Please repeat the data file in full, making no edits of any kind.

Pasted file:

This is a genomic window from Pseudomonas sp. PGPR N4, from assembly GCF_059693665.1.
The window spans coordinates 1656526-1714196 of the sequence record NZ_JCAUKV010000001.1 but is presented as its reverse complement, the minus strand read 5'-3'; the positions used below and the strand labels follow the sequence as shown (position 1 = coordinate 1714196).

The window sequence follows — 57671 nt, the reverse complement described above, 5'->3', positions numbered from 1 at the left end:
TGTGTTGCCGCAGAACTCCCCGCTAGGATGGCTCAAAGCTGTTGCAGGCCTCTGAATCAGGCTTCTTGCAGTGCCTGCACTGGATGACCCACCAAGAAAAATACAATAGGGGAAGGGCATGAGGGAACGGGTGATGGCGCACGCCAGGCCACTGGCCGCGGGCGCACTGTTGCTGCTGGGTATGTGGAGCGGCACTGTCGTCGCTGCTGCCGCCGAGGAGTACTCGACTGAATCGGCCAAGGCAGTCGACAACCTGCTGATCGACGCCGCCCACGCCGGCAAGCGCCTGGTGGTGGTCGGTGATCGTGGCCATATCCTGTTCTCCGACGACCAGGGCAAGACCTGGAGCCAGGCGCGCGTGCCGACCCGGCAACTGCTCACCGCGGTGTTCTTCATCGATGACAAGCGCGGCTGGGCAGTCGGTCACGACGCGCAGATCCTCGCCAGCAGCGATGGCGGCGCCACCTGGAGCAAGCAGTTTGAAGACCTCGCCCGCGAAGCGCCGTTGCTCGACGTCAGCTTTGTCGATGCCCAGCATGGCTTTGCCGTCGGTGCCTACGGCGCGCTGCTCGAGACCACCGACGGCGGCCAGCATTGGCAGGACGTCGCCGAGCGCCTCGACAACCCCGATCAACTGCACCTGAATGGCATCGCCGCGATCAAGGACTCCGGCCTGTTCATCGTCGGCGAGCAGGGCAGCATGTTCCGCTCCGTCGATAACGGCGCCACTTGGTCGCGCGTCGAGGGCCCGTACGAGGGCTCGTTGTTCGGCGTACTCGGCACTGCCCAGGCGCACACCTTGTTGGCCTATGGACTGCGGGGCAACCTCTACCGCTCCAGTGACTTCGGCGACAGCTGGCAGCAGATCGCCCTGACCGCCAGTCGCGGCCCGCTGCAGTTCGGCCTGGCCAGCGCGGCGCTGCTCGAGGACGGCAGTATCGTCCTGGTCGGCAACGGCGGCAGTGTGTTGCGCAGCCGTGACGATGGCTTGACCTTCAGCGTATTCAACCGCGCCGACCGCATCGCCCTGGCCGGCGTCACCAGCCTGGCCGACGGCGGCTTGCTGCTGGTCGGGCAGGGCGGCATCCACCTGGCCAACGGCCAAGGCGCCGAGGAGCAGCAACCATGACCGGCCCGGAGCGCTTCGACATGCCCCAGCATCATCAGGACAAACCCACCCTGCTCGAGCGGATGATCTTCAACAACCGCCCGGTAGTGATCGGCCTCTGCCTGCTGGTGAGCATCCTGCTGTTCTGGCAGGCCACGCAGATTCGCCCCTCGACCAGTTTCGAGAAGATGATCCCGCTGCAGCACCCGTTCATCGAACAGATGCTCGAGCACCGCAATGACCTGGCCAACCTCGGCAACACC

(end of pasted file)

This is a genomic window from Pseudomonas sp. PGPR N4, from assembly GCF_059693665.1.
The window spans coordinates 1656526-1714196 of the sequence record NZ_JCAUKV010000001.1 but is presented as its reverse complement, the minus strand read 5'-3'; the positions used below and the strand labels follow the sequence as shown (position 1 = coordinate 1714196).

The window sequence follows — 57671 nt, the reverse complement described above, 5'->3', positions numbered from 1 at the left end:
TGTGTTGCCGCAGAACTCCCCGCTAGGATGGCTCAAAGCTGTTGCAGGCCTCTGAATCAGGCTTCTTGCAGTGCCTGCACTGGATGACCCACCAAGAAAAATACAATAGGGGAAGGGCATGAGGGAACGGGTGATGGCGCACGCCAGGCCACTGGCCGCGGGCGCACTGTTGCTGCTGGGTATGTGGAGCGGCACTGTCGTCGCTGCTGCCGCCGAGGAGTACTCGACTGAATCGGCCAAGGCAGTCGACAACCTGCTGATCGACGCCGCCCACGCCGGCAAGCGCCTGGTGGTGGTCGGTGATCGTGGCCATATCCTGTTCTCCGACGACCAGGGCAAGACCTGGAGCCAGGCGCGCGTGCCGACCCGGCAACTGCTCACCGCGGTGTTCTTCATCGATGACAAGCGCGGCTGGGCAGTCGGTCACGACGCGCAGATCCTCGCCAGCAGCGATGGCGGCGCCACCTGGAGCAAGCAGTTTGAAGACCTCGCCCGCGAAGCGCCGTTGCTCGACGTCAGCTTTGTCGATGCCCAGCATGGCTTTGCCGTCGGTGCCTACGGCGCGCTGCTCGAGACCACCGACGGCGGCCAGCATTGGCAGGACGTCGCCGAGCGCCTCGACAACCCCGATCAACTGCACCTGAATGGCATCGCCGCGATCAAGGACTCCGGCCTGTTCATCGTCGGCGAGCAGGGCAGCATGTTCCGCTCCGTCGATAACGGCGCCACTTGGTCGCGCGTCGAGGGCCCGTACGAGGGCTCGTTGTTCGGCGTACTCGGCACTGCCCAGGCGCACACCTTGTTGGCCTATGGACTGCGGGGCAACCTCTACCGCTCCAGTGACTTCGGCGACAGCTGGCAGCAGATCGCCCTGACCGCCAGTCGCGGCCCGCTGCAGTTCGGCCTGGCCAGCGCGGCGCTGCTCGAGGACGGCAGTATCGTCCTGGTCGGCAACGGCGGCAGTGTGTTGCGCAGCCGTGACGATGGCTTGACCTTCAGCGTATTCAACCGCGCCGACCGCATCGCCCTGGCCGGCGTCACCAGCCTGGCCGACGGCGGCTTGCTGCTGGTCGGGCAGGGCGGCATCCACCTGGCCAACGGCCAAGGCGCCGAGGAGCAGCAACCATGACCGGCCCGGAGCGCTTCGACATGCCCCAGCATCATCAGGACAAACCCACCCTGCTCGAGCGGATGATCTTCAACAACCGCCCGGTAGTGATCGGCCTCTGCCTGCTGGTGAGCATCCTGCTGTTCTGGCAGGCCACGCAGATTCGCCCCTCGACCAGTTTCGAGAAGATGATCCCGCTGCAGCACCCGTTCATCGAACAGATGCTCGAGCACCGCAATGACCTGGCCAACCTCGGCAACACC